He got up and went out into the cold winter’s morning for Donuts. We are together in a new city with our youngest son. We don’t know where the good donuts are so he looked up “donuts near me” on his phone. We debated the names and counted the stars and the number of ratings. Then we made a decision. 4.9 miles away.
After he returned with the donuts, he and I went into the kitchen together and cooked pancakes, eggs, bacon. I washed grapes and heated chi tea. I know how he likes his eggs cooked, how much cheese, how long on the heat. He showed me the donuts he bought with me in mind. We ate our meal together. We laughed together. We touched.
Our family is aging, along with our love.
In 1992, when we headed to MI the first time, we got in the car in DE wearing shorts and tank tops only to discover that August nights in Michigan can be like fall. We were kids, newlywed, bright and in love. New love is great because it elevates and titillates and giggles and tickles and makes us feel alive.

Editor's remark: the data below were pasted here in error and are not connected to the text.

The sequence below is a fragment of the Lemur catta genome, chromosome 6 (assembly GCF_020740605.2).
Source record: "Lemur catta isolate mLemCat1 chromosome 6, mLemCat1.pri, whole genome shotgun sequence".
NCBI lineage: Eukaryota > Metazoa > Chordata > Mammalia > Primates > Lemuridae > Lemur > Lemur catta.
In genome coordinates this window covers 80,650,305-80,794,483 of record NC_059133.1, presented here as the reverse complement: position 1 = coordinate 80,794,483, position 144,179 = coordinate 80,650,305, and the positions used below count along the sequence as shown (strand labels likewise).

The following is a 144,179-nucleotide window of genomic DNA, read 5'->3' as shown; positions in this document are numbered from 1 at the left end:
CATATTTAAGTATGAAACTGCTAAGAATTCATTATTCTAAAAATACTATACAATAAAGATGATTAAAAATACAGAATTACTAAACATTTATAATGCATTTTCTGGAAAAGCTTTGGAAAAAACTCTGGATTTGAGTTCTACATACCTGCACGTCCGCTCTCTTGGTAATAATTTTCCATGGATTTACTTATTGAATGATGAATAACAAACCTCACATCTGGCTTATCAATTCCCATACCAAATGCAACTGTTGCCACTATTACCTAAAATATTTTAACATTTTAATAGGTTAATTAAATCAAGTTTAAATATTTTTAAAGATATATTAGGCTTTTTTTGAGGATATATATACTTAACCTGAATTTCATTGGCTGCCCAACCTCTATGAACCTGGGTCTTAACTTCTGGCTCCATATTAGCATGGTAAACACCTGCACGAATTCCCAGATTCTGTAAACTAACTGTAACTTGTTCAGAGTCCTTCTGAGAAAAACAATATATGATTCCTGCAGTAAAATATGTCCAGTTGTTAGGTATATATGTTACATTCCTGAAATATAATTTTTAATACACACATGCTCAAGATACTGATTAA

In 2018, we have returned under very different conditions. We have property and kids and cars and jobs as well as nearly 30 years of experiences that run the gambit. We have doctors and lawyers and networks. We have losses and gains, portfolios, and such. We both have winter coats, too, at the ready.
This love here knows something about the cold. And it dares to love regardless.
My husband chose, today, to zip up, hat up, glove up, boot up, to venture out again—providing clear evidence that God still loves this woman.
This post first appeared on Presenting Evidence That God Still Loves Women And Writers, please read the originial post: here